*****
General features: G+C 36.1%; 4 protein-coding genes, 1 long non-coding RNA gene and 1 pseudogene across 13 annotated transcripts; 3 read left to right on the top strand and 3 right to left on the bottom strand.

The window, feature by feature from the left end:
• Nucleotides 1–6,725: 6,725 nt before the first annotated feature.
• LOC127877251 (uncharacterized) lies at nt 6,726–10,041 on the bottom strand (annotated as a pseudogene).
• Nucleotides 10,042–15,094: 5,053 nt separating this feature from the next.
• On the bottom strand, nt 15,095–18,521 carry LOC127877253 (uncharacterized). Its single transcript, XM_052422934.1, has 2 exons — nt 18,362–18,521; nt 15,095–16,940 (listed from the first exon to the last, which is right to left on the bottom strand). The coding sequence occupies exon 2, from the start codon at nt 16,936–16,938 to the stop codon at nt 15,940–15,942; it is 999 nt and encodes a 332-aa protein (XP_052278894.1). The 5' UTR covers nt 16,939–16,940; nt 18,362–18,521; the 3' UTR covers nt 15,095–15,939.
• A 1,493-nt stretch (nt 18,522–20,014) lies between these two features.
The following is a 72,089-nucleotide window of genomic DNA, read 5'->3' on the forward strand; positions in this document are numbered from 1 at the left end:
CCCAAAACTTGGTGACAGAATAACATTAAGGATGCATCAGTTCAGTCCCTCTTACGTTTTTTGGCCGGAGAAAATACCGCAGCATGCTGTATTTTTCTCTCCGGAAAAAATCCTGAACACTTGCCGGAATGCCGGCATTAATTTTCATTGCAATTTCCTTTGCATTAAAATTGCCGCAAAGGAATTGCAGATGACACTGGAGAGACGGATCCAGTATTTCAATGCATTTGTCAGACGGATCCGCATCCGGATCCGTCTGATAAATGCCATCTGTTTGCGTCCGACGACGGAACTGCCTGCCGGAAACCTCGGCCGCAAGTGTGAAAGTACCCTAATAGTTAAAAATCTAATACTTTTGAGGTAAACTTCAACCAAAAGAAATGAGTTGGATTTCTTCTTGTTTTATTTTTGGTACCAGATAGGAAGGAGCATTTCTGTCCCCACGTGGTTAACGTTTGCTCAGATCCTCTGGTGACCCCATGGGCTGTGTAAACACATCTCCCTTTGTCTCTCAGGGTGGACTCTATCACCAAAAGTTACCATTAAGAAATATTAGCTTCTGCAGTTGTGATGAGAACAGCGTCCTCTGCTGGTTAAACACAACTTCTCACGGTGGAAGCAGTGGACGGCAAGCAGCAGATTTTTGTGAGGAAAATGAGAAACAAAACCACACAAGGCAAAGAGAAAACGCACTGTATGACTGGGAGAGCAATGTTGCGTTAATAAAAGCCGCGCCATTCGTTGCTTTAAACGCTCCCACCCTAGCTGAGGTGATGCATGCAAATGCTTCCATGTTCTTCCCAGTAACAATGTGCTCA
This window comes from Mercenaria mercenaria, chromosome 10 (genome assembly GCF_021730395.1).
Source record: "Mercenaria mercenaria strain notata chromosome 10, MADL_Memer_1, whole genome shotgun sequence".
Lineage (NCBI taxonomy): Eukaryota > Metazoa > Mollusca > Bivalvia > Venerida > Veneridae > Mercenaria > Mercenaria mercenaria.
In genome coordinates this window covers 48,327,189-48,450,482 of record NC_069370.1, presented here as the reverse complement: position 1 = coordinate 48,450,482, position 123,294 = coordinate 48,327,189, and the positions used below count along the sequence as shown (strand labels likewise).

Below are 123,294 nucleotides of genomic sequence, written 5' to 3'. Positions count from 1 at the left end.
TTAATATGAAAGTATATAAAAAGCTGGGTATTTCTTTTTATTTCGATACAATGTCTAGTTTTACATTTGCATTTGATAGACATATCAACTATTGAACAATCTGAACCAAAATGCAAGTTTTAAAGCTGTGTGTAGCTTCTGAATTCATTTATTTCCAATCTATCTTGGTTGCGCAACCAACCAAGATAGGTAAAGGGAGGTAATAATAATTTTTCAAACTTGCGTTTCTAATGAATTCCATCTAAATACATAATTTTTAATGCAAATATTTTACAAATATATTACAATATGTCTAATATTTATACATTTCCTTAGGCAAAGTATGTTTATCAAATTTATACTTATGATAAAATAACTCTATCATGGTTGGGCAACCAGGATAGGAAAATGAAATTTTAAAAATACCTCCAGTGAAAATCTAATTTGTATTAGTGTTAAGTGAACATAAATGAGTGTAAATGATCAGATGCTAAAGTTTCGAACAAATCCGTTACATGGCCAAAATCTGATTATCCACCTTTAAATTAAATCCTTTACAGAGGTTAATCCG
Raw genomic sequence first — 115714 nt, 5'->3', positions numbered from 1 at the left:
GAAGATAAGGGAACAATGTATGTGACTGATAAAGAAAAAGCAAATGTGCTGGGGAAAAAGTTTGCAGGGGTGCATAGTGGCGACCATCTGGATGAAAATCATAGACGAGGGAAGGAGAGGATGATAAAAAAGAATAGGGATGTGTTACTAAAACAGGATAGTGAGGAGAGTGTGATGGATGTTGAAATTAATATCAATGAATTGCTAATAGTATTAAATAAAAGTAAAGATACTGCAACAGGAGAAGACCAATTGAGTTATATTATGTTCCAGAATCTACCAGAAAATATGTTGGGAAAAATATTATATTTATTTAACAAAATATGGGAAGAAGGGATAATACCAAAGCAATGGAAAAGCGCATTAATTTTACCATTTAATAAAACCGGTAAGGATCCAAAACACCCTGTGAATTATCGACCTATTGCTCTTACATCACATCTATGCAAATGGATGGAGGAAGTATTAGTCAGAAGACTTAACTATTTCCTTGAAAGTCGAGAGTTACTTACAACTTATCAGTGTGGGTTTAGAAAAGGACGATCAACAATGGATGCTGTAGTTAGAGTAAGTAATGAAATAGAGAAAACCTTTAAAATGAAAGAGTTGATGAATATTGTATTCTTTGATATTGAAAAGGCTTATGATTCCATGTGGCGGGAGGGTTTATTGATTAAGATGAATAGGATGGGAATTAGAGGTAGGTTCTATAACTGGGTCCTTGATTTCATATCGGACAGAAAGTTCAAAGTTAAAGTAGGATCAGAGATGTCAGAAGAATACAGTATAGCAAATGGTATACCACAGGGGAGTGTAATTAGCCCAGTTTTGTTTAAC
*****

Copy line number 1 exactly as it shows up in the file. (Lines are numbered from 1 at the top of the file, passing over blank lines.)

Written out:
General features: G+C 36.1%; 4 protein-coding genes, 1 long non-coding RNA gene and 1 pseudogene across 13 annotated transcripts; 3 read left to right on the top strand and 3 right to left on the bottom strand.